Different ways to learn to read...(67 Posts)
My reception DD (5.1) is doing well with her reading (not compared to the free readers, but I'm still impressed ). But, she must also be one of the only children in the country (based on my reading of MN anyway) who actually likes Biff & Chip. In fact, she much prefers Biff and Chip compared to phonics books at the same level. I think that partly she simply doesn't like the stories/way of writing in phonics books. She never has. She loved the Read at Home ORT, but wouldn't touch the Read, Write Inc ones. But I think it is also because she recognises a lot of words, and tends to work things out based on the form and the meaning of the text (so sometimes she will say the wrong thing because it makes sense in the context of the sentence, and it has the same first letter as the word she should be reading). She does still sound words out if she doesn't know them, but she seems to need to have the satisfaction of having a lot of the high frequency words that she already knows.
She does also read other things than Biff & Chip (she will have a go at a lot of stuff - she has tried a simple Horrid Henry Early reader, and some I can read books (which she read all of).
So, my question is, is this a problem? And, she has been moved up a level recently, and whilst she still flies through the Biff and Chip, she doesn't like the phonics books she gets and won't try with them. Typical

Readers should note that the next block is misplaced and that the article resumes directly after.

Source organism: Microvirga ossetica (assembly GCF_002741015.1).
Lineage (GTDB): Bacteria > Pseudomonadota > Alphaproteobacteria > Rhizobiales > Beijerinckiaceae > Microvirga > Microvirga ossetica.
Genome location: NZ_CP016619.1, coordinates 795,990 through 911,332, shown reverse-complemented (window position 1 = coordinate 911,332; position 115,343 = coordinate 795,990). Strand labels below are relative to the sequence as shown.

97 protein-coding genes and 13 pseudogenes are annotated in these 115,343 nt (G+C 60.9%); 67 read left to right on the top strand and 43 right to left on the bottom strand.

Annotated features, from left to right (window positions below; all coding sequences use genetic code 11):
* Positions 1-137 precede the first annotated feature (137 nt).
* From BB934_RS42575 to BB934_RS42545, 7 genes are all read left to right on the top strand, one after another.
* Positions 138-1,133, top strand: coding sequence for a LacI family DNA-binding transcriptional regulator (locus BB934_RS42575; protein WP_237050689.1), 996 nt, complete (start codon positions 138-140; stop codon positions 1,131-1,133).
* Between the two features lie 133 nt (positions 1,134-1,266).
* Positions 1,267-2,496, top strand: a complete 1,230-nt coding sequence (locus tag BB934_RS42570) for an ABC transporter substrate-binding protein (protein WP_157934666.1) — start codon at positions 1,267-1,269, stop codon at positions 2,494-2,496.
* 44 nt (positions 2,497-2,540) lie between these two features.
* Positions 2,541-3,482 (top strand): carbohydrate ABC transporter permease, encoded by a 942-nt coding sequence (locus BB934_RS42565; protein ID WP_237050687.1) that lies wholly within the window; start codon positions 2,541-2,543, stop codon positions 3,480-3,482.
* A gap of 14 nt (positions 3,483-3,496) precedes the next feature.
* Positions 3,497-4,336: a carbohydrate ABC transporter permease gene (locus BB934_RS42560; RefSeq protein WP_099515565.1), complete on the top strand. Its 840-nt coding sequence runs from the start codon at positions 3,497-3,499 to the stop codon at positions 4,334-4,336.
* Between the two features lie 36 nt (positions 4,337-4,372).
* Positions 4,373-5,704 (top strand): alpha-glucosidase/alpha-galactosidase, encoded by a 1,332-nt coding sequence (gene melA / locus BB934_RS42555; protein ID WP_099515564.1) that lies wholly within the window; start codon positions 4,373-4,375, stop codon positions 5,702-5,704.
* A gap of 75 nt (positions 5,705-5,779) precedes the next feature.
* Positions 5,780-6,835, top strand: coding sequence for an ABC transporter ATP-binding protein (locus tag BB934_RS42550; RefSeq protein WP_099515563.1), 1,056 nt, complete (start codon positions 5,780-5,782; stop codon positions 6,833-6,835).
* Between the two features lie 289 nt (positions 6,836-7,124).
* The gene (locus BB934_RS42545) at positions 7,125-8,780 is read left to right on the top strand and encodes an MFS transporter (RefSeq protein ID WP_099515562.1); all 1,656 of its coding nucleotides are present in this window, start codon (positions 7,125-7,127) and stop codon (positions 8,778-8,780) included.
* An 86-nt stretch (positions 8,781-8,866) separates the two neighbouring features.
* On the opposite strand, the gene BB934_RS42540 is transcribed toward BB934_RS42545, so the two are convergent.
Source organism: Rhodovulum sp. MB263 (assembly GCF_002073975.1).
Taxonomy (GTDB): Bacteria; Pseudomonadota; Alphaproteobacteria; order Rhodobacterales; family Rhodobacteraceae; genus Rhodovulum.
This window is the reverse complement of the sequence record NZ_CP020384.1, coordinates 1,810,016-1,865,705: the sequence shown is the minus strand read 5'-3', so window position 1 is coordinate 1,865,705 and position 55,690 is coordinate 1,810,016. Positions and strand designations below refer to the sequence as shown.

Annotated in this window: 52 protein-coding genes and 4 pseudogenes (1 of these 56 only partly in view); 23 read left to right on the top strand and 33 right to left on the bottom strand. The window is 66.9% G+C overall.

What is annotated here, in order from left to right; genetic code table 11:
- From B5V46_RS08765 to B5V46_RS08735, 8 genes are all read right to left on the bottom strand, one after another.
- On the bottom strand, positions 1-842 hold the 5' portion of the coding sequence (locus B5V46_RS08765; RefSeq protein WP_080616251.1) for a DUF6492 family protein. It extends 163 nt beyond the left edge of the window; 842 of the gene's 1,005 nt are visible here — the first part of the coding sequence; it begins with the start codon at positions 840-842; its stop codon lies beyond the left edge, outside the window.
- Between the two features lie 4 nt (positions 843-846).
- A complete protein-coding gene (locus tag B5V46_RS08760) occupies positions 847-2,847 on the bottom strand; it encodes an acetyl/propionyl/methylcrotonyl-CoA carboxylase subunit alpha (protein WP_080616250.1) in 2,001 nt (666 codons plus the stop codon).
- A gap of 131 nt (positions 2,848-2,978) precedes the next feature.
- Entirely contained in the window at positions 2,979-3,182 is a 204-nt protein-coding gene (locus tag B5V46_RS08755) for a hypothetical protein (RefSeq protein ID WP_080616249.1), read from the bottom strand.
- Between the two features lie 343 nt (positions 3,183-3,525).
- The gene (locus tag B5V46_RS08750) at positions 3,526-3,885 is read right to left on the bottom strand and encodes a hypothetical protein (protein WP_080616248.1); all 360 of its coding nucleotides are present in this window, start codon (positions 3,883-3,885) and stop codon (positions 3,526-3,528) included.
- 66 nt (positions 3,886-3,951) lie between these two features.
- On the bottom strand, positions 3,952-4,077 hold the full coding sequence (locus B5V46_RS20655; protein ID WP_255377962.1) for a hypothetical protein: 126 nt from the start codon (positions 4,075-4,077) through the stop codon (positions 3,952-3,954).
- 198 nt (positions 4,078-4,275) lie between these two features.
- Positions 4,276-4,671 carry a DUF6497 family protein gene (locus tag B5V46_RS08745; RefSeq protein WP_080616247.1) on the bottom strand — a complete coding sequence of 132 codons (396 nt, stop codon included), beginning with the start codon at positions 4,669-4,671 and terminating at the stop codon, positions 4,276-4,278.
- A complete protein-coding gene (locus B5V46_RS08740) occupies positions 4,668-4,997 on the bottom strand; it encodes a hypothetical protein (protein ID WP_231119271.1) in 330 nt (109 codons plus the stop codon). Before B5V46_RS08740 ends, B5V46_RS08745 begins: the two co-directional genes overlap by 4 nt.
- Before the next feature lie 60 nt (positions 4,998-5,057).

pushy mum, I think she could easily move up another level because it takes her five minutes to read the Biff & chips we get home. And, again, as with so many children, she reads higher level books at home. We only get two school books so I'd like them to be appropriate. But I did just wonder about her lack of interest in phonics texts, and if it is something we should try to work on more, or if I should just let her read in what seems to be a ORT way!
Not an expert, but I don't think it matters at all. As long she is getting lots of practice and is enjoying it, I don't think the type of bool is an issue. My DD learnt to read very quickly and didn't really do phonics at all. They didn't have a reading scheme at her school - they just chose what interested them.
I agree with Seeline: it really doesn't matter what she's reading
It does matter that she understands when she's asked to read something for her teachers/ TAs - she does make the effort. Being picky about what you're willing to read may mean that the teachers aren't seeing your DC performing at their best. So it's important that they understand that if they're asked to read for a teacher, regardless of the book selected, they have to try their best.
My girls have very strong likes/ dislikes and there were stories sent home they both hated (or indeed I hated) but I think you have to trust that the book was chosen for a reason - to practice certain types of sounds/ decoding trickier words/ etc...
My solution to my DDs not liking to read the books sent home from school was to dangle the proverbial carrot. OK, I know you don't like X book, but if we work on this over the next few days so that you read this really well to me, then we can just focus on Sally Gardner princess Early Reader books/ Rainbow Magic Fairies/ Diary of Wimpy Kid/ etc... for the rest of the week and I'll read you X favourite story at the weekend.
I think it depends a lot on the temperament of the teacher and the school reading policy/how closely it's observed. If you and the teacher agree on what's required, when to do what and how to do it, then the books themselves probably don't make any difference.